Originally published in 1991, the recent developments in the study of phonological disorders in children had led to a fruitful interaction between speech pathology and phonology. It is one aspect of the application of linguistic theory to the study of speech and language disorders which had opened up a new field, clinical linguistics. This book brings together the concerns of the linguist and the speech pathologist; the essays chosen share the quality of not discussing theory or therapy without addressing the implications one has for the other. By concentrating on recent work the editor hoped to stimulate further discussion in this important and fast growing area of research.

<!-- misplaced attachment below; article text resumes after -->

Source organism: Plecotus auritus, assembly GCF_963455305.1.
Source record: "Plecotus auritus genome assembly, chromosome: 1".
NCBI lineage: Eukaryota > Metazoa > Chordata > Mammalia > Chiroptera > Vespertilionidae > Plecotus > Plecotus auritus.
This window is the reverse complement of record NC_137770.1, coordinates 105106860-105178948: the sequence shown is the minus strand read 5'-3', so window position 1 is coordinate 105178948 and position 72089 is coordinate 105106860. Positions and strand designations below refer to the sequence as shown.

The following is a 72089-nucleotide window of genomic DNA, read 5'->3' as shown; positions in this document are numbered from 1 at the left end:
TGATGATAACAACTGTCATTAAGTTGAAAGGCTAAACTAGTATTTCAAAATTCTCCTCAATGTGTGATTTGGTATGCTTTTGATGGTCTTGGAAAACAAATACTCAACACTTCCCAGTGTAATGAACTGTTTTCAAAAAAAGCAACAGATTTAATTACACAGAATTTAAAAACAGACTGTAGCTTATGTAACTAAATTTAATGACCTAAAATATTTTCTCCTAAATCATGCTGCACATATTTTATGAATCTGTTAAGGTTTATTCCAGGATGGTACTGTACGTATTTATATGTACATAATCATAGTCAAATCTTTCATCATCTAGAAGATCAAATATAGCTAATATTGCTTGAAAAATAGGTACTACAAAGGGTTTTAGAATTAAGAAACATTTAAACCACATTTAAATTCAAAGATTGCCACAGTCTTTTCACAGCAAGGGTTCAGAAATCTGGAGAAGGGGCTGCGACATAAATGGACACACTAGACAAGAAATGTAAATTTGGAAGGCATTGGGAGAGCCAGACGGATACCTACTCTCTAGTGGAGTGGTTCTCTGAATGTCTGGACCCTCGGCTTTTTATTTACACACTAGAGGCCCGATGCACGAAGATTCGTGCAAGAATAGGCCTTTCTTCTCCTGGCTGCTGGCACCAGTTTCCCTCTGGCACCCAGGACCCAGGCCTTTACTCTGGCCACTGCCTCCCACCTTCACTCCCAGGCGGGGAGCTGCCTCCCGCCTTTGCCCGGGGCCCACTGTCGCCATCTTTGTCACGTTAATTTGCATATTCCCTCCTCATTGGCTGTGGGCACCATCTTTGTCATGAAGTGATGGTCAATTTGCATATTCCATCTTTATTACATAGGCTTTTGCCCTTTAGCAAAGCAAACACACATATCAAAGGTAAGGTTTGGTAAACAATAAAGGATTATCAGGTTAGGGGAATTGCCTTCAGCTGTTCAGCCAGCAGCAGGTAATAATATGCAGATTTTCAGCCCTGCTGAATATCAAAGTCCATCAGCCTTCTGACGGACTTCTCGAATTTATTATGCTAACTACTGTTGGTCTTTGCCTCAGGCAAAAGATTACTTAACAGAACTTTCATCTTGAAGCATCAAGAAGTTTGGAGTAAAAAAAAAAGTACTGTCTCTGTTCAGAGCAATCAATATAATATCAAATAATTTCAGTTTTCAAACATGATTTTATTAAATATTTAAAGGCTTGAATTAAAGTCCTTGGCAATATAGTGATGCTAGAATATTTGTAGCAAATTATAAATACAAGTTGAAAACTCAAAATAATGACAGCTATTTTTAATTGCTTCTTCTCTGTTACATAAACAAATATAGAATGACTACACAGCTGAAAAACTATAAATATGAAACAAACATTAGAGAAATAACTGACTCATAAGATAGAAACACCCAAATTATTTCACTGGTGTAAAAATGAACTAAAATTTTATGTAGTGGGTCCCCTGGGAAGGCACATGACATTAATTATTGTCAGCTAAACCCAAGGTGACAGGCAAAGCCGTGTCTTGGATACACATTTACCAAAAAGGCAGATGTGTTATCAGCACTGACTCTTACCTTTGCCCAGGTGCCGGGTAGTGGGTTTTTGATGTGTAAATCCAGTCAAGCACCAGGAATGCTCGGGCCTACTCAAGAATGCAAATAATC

Table of Contents
Notes on Contributors. Preface. Introduction Mehmet S. Yavas 1. Theories of Phonological Development and their Implications for Phonological Disorders Carol Stoel-Gammon 2. Developmental Phonological Disorders from a Clinical-Linguistic Perspective Pamela Grunwell 3. Interactions Among Language Components in Phonological Development and Disorders Richard G. Schwartz 4. Metalinguistic Awareness in Phonologically Disordered Children Eva Magnusson 5. Functional Considerations in Phonological Assessment of Child Speech Eeva Leinonen 6. Facilitating Intelligibility: Assessment, Therapy and Consideration Across Languages Barbara Williams Hodson 7. Input Training in Phonological Disorder: A Case Discussion Susanna Evershed Martin. Index.